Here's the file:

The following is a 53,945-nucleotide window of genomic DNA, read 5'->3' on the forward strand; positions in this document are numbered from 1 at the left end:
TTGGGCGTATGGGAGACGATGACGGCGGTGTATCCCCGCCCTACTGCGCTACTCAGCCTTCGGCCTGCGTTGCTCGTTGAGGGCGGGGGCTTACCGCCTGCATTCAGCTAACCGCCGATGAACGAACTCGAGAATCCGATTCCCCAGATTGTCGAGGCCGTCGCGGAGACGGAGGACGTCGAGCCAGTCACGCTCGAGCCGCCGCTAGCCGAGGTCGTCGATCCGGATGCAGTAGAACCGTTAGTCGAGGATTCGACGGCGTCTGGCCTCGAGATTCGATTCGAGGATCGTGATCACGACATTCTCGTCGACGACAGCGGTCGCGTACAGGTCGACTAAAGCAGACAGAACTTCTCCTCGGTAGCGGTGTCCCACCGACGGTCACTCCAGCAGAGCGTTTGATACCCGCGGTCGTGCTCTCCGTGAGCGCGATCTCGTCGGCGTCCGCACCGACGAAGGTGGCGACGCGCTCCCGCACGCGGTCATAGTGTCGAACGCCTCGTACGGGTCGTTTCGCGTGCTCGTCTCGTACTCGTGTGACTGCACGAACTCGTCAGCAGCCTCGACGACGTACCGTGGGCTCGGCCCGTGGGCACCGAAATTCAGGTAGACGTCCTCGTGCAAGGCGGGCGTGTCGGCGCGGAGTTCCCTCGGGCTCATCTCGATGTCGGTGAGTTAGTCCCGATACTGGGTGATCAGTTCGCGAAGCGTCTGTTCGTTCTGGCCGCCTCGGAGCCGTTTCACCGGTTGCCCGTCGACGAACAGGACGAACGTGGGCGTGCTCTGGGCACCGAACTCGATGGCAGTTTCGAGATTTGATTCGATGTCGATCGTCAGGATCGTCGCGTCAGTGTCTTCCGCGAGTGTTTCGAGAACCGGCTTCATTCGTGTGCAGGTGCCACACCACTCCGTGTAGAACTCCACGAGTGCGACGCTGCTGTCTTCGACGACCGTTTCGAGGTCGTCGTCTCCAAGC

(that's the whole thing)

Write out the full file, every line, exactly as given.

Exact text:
The following is a 53,945-nucleotide window of genomic DNA, read 5'->3' on the forward strand; positions in this document are numbered from 1 at the left end:
TTGGGCGTATGGGAGACGATGACGGCGGTGTATCCCCGCCCTACTGCGCTACTCAGCCTTCGGCCTGCGTTGCTCGTTGAGGGCGGGGGCTTACCGCCTGCATTCAGCTAACCGCCGATGAACGAACTCGAGAATCCGATTCCCCAGATTGTCGAGGCCGTCGCGGAGACGGAGGACGTCGAGCCAGTCACGCTCGAGCCGCCGCTAGCCGAGGTCGTCGATCCGGATGCAGTAGAACCGTTAGTCGAGGATTCGACGGCGTCTGGCCTCGAGATTCGATTCGAGGATCGTGATCACGACATTCTCGTCGACGACAGCGGTCGCGTACAGGTCGACTAAAGCAGACAGAACTTCTCCTCGGTAGCGGTGTCCCACCGACGGTCACTCCAGCAGAGCGTTTGATACCCGCGGTCGTGCTCTCCGTGAGCGCGATCTCGTCGGCGTCCGCACCGACGAAGGTGGCGACGCGCTCCCGCACGCGGTCATAGTGTCGAACGCCTCGTACGGGTCGTTTCGCGTGCTCGTCTCGTACTCGTGTGACTGCACGAACTCGTCAGCAGCCTCGACGACGTACCGTGGGCTCGGCCCGTGGGCACCGAAATTCAGGTAGACGTCCTCGTGCAAGGCGGGCGTGTCGGCGCGGAGTTCCCTCGGGCTCATCTCGATGTCGGTGAGTTAGTCCCGATACTGGGTGATCAGTTCGCGAAGCGTCTGTTCGTTCTGGCCGCCTCGGAGCCGTTTCACCGGTTGCCCGTCGACGAACAGGACGAACGTGGGCGTGCTCTGGGCACCGAACTCGATGGCAGTTTCGAGATTTGATTCGATGTCGATCGTCAGGATCGTCGCGTCAGTGTCTTCCGCGAGTGTTTCGAGAACCGGCTTCATTCGTGTGCAGGTGCCACACCACTCCGTGTAGAACTCCACGAGTGCGACGCTGCTGTCTTCGACGACCGTTTCGAGGTCGTCGTCTCCAAGC